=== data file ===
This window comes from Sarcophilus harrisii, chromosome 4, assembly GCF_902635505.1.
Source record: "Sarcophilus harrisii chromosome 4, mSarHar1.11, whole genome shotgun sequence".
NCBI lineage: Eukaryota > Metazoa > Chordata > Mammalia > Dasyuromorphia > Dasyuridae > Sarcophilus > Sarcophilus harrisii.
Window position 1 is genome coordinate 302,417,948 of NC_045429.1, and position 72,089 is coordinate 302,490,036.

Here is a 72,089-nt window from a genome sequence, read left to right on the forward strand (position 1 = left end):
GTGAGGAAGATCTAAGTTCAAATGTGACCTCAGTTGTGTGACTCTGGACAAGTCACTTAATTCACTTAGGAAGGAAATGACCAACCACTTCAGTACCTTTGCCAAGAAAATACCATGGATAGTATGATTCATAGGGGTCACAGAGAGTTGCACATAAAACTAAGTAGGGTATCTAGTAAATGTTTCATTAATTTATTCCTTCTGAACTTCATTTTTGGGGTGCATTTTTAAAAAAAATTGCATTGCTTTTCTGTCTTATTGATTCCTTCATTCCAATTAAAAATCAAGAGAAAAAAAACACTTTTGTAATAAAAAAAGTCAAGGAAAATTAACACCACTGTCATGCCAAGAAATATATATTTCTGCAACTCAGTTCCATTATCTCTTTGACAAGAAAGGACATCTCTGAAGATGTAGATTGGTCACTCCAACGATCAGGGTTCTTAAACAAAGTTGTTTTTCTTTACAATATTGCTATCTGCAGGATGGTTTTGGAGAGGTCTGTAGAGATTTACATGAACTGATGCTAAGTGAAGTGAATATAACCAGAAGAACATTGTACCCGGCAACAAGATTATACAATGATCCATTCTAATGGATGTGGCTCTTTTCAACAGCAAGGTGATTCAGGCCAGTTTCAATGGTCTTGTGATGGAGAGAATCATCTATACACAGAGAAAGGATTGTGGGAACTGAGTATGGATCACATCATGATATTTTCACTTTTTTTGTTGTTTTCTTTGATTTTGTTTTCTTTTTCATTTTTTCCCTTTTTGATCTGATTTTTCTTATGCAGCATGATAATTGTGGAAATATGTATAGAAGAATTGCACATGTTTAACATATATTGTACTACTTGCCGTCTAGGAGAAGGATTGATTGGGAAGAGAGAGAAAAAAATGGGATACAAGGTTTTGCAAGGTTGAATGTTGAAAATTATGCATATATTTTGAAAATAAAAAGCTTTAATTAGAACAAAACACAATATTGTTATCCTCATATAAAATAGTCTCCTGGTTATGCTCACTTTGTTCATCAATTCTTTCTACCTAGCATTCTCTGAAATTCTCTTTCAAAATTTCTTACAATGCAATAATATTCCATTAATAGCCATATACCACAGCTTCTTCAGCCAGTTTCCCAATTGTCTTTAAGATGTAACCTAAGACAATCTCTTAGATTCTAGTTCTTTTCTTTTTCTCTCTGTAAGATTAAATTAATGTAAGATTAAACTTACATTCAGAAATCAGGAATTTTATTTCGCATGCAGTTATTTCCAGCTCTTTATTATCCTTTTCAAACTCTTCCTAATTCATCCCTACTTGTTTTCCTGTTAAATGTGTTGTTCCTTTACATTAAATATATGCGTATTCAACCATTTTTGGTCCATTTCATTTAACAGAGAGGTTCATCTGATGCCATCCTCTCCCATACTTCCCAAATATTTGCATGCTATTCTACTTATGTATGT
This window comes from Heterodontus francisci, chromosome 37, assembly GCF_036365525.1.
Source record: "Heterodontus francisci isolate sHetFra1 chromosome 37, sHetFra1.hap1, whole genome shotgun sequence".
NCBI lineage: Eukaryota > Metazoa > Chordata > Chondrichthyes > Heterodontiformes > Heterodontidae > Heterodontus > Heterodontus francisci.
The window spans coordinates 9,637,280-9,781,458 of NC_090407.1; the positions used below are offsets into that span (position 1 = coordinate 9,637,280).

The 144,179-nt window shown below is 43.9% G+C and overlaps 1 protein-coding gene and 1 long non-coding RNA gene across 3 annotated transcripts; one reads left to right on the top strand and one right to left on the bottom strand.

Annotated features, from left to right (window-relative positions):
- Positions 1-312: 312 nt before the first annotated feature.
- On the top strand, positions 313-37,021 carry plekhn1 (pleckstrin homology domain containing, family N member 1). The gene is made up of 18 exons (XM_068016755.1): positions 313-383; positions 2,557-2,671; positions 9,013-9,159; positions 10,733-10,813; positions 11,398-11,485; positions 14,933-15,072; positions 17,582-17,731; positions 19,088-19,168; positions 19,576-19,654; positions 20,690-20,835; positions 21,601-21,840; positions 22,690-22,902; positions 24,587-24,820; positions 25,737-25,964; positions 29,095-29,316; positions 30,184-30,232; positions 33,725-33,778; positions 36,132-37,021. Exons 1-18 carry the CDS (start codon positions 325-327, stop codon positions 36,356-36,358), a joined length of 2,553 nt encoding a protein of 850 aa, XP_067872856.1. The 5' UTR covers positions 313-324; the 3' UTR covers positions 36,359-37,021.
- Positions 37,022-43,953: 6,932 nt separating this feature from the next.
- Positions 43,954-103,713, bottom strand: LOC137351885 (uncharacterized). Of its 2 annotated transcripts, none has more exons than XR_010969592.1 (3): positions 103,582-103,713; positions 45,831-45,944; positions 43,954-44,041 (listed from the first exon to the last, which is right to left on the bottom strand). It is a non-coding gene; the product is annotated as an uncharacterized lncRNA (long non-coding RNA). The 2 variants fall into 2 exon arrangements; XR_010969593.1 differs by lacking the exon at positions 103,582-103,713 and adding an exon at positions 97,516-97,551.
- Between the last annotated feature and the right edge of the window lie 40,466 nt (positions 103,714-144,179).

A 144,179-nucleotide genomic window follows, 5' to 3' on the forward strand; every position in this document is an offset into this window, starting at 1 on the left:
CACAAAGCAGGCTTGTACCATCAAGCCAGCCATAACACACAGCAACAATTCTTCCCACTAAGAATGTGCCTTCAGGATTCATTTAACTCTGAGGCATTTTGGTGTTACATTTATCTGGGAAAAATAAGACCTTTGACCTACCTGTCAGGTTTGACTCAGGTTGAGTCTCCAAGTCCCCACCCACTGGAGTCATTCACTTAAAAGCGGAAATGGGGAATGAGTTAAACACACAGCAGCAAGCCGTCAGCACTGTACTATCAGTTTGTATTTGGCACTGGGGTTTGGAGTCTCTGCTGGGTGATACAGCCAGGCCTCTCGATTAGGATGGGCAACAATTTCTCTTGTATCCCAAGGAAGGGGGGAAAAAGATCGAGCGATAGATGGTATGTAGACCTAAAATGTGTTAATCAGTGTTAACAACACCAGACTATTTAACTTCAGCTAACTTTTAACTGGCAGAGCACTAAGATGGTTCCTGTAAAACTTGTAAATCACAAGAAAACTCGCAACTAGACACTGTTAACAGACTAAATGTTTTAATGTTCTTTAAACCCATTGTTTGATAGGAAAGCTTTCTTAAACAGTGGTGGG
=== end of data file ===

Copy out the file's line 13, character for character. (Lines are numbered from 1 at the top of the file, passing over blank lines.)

- Positions 1-312: 312 nt before the first annotated feature.